Bil’s rating (out of 5): B.
United Kingdom, 1980. ITC Films. Story by John Barry, Screenplay by Martin Amis. Cinematography by Billy Williams. Produced by Stanley Donen. Music by Elmer Bernstein. Production Design by Stuart Craig. Costume Design by Anthony Mendleson. Film Editing by Richard Marden.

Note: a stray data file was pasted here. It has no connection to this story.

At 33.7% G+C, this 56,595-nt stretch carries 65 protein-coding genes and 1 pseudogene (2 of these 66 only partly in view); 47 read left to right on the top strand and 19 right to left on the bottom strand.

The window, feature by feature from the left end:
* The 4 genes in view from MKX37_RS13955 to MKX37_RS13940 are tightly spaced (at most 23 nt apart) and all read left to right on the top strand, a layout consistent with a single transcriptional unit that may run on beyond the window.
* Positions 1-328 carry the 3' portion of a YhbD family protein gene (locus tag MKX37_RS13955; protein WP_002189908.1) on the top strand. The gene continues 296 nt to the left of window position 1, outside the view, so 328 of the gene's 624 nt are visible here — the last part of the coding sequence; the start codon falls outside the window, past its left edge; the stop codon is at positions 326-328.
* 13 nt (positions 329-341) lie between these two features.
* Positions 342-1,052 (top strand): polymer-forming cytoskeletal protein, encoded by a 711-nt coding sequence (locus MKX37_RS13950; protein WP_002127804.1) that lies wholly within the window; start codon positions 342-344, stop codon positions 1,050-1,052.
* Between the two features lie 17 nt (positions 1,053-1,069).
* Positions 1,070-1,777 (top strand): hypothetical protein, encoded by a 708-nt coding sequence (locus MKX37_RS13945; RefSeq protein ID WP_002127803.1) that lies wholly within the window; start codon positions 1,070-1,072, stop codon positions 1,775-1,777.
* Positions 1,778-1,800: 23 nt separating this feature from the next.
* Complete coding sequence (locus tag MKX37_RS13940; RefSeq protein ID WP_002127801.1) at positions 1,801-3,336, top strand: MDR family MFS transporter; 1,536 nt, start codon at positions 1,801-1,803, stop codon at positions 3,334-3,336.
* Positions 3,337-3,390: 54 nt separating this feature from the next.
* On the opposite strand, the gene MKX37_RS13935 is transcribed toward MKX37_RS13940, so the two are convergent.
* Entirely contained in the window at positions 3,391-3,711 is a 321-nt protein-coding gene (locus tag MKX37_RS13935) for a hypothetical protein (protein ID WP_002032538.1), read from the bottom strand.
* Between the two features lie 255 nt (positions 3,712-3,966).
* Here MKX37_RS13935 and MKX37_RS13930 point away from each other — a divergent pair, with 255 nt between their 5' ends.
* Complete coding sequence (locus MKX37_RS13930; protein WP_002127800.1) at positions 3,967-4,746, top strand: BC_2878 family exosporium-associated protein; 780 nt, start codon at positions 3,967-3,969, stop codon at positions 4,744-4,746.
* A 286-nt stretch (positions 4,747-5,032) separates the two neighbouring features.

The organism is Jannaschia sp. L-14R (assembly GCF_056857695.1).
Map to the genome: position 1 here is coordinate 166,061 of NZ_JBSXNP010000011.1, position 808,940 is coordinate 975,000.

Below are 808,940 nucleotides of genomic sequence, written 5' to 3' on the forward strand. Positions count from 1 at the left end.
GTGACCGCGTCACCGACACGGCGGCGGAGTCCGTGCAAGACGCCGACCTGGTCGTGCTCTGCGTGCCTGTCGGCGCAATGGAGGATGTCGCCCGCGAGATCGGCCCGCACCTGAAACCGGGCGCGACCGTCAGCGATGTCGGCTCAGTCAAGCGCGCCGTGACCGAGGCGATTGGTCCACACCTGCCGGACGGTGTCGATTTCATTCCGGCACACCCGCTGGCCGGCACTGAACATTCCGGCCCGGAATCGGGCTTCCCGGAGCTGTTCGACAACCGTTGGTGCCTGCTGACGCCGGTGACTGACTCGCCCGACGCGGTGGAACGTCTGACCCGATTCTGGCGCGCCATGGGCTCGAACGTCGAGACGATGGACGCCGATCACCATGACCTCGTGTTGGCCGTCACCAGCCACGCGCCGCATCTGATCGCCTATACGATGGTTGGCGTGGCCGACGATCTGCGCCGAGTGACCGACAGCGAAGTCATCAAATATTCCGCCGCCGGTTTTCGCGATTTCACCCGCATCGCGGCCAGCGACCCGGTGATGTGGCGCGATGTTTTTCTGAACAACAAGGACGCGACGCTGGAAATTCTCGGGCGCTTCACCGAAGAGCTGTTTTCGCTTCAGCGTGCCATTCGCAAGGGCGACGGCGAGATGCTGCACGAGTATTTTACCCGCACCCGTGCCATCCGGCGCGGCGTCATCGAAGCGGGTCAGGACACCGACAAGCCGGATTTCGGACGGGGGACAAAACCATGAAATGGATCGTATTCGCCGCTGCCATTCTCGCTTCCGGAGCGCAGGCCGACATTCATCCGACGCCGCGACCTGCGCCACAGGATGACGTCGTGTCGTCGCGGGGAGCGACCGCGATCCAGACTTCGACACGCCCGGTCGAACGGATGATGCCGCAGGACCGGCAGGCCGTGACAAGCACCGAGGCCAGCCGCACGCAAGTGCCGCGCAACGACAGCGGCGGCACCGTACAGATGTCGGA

Earth is overcrowded and harvesting food has been outsourced to other celestial bodies manned by small crews, including a moon of Saturn where Kirk Douglas and Farrah Fawcett live completely alone while growing hydroponic plants (how that food stays fresh on its way to Earth is anyone’s guess). Harvey Keitel (with a speaking voice dubbed by Roy Dotrice) shows up pretending to be a technological expert who has come to help them, but is actually a deranged murderer who has escaped Earth to avoid the punishment of his failed psychological examinations. He builds an eight-foot robot that looks like metal scaffolding and which takes on Keitel’s personality, a bad thing considering that he has the hots for Fawcett and now the machine does too. Laughable action and dialogue are a grave disappointment given that this is the magnificent Stanley Donen behind the camera (with uncredited work by John Barry) and a screenplay by the famed Martin Amis (working from Barry’s story). The production design is remarkably beautiful, as is the cinematography, the constant presence of neon blue piping that outlines almost every shot stunning to gaze at, but the weak relationships and ridiculously unimpressive plotting really make it a chore to sit through. Douglas is far too old for his nubile female co-star, and as in The Arrangement ten years earlier is once again too anxious to show off his naked physique on film to prove he’s still the most virile movie star that ever was, the both of them giving terrible performances thanks to obvious post-synch sound that makes them sound almost as dubbed as Keitel does.